Cars with parts made by 3D printers are already on the road, but engineers are still learning about this new technology. While testing the possibility of printing an entire car, researchers at the U.S. Department of Energy recently created an electric-powered replica of an iconic sports roadster. VOA’s George Putic has more.
Video

Video 3D Printer Makes Replica of Iconic Sports Car

Cars with parts made by 3D printers are already on the road, but engineers are still learning about this new technology. While testing the possibility of printing an entire car, researchers at the U.S. Department of Energy recently created an electric-powered replica of an iconic sports roadster. VOA’s George Putic has more.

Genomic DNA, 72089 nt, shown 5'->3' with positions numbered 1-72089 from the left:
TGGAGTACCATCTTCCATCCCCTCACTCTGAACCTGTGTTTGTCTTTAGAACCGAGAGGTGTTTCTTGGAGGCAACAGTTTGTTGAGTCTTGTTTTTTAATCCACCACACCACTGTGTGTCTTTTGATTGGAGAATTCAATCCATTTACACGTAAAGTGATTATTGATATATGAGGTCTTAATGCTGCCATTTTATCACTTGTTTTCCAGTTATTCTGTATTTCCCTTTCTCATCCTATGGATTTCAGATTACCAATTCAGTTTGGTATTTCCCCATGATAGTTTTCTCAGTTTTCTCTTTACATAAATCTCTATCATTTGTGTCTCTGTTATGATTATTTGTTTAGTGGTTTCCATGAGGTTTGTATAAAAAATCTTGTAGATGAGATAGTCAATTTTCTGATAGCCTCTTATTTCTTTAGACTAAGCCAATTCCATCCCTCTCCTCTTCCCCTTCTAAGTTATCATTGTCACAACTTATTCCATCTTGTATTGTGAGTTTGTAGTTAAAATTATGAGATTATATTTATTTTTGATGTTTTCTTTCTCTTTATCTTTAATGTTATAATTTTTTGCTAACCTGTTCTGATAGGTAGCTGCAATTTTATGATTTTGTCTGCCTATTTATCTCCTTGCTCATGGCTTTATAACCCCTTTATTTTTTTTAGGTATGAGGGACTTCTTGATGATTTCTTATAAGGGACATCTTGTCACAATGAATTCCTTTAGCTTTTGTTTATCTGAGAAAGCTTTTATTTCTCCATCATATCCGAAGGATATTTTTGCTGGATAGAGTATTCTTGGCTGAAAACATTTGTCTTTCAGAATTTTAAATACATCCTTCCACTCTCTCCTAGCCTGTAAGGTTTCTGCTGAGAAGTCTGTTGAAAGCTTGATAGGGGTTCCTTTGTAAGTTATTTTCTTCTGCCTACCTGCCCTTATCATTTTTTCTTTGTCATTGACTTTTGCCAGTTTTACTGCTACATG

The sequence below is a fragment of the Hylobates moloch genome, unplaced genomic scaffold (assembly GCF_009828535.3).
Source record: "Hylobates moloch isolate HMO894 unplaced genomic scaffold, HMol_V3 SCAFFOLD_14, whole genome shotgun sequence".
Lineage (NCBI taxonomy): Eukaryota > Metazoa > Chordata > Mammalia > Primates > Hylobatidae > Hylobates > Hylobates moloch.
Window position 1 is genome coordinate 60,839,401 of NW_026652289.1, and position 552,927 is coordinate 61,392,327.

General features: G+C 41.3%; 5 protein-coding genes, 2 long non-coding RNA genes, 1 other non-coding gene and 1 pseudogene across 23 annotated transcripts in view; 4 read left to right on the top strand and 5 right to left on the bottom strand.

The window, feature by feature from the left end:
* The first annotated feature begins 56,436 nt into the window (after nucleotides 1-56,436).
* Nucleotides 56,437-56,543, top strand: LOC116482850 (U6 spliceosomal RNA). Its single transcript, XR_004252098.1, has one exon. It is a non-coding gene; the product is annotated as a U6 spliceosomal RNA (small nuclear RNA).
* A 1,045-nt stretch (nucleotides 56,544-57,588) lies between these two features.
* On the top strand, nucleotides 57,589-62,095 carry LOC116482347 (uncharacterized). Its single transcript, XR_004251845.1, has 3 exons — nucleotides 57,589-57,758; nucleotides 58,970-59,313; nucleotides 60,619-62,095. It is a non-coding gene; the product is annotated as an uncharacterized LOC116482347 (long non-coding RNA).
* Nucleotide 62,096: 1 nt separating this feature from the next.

Video

Video US Voters Seek Answers From Presidential Candidates on IS Gains

The growth of the Islamic State militant group in Iraq and Syria comes as the 2016 U.S. presidential campaign kicks off in the Midwest state of Iowa.   As VOA’s Kane Farabaugh reports, voters want to know how the candidates would handle recent militant gains in the Middle East.
Video

Video A Small Oasis on Kabul's Outskirts Provides Relief From Security Tensions

When people in Kabul want to get away from the city and relax, many choose Qargha Lake, a small resort on the outskirts of Kabul. Ayesha Tanzeem visited and talked with people about the precious oasis.
Video

Video Film Festival Looks at Indigenous Peoples, Culture Conflict

A recent Los Angeles film festival highlighted the plight of people caught between two cultures. Mike O'Sullivan has more on the the Garifuna International Film Festival, a Los Angeles forum created by a woman from Central America who wants the world to know more about her culture.